Rivalry between French and Italian interests in Tunisia culminated in a French invasion in 1881 and the creation of a protectorate. Agitation for independence in the decades following World War I was finally successful in convincing the French to recognize Tunisia as an independent state in 1956. The country's first president, Habib BOURGUIBA, established a strict one-party state. He dominated the country for 31 years, repressing Islamic fundamentalism and establishing rights for women unmatched by any other Arab nation. In November 1987, BOURGUIBA was removed from office and replaced by Zine el Abidine BEN ALI in a bloodless coup. Street protests that began in Tunis in December 2010 over high unemployment, corruption, widespread poverty, and high food prices escalated in January 2011, culminating in rioting that led to hundreds of deaths. On 14 January 2011, the same day BEN ALI dismissed the government, he fled the country, and by late January 2011, a "national unity government" was formed. Elections for the new Constituent Assembly were held in late October 2011, and in December, it elected human rights activist Moncef MARZOUKI as interim president. The Assembly began drafting a new constitution in February 2012 and, after several iterations and a months-long political crisis that stalled the transition, ratified the document in January 2014. Parliamentary and presidential elections for a permanent government were held at the end of 2014. Beji CAID ESSEBSI was elected as the first president under the country's new constitution. In 2016, the new unity government continued to seek to balance political cohesion with economic and social pressures.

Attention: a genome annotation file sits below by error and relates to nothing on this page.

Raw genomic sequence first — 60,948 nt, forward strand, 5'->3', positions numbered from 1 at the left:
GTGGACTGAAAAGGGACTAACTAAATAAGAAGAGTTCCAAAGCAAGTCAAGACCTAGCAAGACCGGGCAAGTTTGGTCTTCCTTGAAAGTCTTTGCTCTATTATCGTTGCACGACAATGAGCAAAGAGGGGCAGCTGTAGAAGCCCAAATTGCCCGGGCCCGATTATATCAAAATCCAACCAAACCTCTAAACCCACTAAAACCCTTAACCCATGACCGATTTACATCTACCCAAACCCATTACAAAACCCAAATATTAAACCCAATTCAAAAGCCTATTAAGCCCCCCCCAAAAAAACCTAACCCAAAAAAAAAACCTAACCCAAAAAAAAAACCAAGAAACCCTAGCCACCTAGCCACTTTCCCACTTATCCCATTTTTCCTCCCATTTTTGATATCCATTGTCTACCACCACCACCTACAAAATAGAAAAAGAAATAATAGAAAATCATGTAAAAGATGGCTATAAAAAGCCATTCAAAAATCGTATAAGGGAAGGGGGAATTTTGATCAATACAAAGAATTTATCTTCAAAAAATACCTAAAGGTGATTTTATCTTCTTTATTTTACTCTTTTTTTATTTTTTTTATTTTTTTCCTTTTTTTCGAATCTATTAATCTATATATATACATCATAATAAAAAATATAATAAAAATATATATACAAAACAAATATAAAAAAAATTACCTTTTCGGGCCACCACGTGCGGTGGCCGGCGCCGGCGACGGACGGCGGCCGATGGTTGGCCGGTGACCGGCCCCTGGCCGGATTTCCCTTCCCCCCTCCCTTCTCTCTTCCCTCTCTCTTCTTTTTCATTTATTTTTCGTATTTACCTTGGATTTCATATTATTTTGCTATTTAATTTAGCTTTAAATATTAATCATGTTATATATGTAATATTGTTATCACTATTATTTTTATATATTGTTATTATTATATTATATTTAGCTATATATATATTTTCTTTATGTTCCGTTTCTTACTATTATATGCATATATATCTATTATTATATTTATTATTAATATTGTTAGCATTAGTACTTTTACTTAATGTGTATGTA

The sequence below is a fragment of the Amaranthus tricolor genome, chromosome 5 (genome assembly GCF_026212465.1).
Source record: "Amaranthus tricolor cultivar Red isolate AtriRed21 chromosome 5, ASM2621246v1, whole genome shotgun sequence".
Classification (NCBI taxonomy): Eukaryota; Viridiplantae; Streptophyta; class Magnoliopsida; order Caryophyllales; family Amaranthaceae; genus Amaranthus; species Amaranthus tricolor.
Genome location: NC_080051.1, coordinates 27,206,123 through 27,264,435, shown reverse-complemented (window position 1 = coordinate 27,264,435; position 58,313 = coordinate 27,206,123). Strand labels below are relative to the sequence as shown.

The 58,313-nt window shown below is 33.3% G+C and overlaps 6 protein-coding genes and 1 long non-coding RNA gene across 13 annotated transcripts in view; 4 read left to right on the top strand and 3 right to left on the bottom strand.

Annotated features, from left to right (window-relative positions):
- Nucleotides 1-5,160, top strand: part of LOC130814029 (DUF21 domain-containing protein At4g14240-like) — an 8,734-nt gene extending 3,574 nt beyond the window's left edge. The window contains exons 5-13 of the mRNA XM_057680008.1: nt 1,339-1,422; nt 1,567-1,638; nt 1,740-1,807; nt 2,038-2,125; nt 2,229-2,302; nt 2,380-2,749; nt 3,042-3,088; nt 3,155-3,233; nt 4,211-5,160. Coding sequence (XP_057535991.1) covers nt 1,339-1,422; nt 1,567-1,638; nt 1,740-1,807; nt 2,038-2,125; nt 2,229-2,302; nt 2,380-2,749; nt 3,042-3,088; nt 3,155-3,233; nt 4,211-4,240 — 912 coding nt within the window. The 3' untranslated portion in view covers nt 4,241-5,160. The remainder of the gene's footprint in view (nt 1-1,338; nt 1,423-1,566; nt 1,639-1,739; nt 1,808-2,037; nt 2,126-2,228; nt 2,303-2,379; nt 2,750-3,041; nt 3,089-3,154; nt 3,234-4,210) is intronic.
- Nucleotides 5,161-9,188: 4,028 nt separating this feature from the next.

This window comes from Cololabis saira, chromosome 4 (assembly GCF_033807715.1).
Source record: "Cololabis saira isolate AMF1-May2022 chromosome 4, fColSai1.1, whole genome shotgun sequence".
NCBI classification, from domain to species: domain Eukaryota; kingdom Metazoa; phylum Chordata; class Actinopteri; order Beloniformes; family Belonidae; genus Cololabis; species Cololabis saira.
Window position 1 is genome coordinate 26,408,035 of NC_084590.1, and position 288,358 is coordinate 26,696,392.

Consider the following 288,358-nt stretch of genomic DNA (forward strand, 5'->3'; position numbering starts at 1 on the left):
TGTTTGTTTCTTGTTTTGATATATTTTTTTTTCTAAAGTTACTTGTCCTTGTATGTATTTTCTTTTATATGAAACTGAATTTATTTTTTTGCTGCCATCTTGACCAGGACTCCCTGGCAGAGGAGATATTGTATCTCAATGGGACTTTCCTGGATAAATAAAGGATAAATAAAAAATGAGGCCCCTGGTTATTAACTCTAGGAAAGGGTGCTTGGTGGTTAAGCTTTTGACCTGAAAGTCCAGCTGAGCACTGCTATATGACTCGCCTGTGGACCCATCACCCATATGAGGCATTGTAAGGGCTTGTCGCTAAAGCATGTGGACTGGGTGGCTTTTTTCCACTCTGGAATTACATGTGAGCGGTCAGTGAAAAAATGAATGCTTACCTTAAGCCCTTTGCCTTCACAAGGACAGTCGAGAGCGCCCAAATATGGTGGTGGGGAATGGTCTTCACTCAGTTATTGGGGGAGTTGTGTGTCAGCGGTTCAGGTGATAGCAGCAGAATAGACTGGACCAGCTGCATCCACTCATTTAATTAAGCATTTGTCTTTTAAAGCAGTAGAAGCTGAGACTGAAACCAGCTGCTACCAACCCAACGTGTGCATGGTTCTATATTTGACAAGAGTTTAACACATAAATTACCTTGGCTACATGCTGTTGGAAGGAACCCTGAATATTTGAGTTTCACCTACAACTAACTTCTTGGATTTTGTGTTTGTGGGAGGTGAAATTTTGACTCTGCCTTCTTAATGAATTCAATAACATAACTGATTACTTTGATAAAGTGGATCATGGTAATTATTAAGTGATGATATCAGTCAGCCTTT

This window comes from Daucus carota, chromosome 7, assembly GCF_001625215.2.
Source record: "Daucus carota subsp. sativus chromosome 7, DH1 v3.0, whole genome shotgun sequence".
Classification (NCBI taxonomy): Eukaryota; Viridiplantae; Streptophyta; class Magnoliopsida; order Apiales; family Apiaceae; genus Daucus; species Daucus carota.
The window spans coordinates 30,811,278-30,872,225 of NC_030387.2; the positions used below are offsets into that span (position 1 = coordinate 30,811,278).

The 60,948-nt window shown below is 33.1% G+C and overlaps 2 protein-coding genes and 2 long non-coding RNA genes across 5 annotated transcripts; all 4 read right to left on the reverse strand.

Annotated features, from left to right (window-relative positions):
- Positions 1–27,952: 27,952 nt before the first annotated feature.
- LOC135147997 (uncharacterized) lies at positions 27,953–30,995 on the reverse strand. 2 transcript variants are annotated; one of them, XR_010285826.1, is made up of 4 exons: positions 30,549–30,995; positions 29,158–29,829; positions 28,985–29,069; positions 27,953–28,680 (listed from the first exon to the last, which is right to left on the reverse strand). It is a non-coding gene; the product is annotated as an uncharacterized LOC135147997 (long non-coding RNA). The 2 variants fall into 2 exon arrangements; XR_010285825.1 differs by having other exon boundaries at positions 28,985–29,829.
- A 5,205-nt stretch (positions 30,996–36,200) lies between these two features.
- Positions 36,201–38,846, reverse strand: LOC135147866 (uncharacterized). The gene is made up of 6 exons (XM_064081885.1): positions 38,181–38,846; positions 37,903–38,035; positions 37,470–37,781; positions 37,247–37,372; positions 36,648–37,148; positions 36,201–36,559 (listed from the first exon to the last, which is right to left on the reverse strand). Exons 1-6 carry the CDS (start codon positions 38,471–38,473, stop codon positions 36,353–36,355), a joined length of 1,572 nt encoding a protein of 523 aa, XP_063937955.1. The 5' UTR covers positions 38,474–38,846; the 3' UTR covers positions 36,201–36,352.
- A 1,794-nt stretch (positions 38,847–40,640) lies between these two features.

Northern Africa, bordering the Mediterranean Sea, between Algeria and Libya
petroleum, phosphates, iron ore, lead, zinc, salt
Population - distribution
the overwhelming majority of the population is located in the northern half of the country; the south remains largely underpopulated
Arabic (official, one of the languages of commerce), French (commerce), Berber (Tamazight)
TUNIS (capital) 1.993 million (2015)
- Conventional long form
- Republic of Tunisia
- Conventional short form
- Local long form
- Al Jumhuriyah at Tunisiyah
- Local short form
- Geographic coordinates
- 36 48 N, 10 11 E
- Time difference
- UTC+1 (6 hours ahead of Washington, DC, during Standard Time)
has not submitted an ICJ jurisdiction declaration; accepts ICCt jurisdiction
Tunisia's diverse, market-oriented economy has long been cited as a success story in Africa and the Middle East, but it faces an array of challenges following the 2011 Arab Spring revolution, including slow economic growth and high unemployment. Following an ill-fated experiment with socialist economic policies in the 1960s, Tunisia embarked on a successful strategy focused on bolstering exports, foreign investment, and tourism, all of which have become central to the country's economy. Key exports now include textiles and apparel, food products, petroleum products, chemicals, and phosphates, with about 80% of exports bound for Tunisia's main economic partner, the EU.
- External debt stocks
- US$ 27,363,419,000
- Total tax rate (% of commercial profits)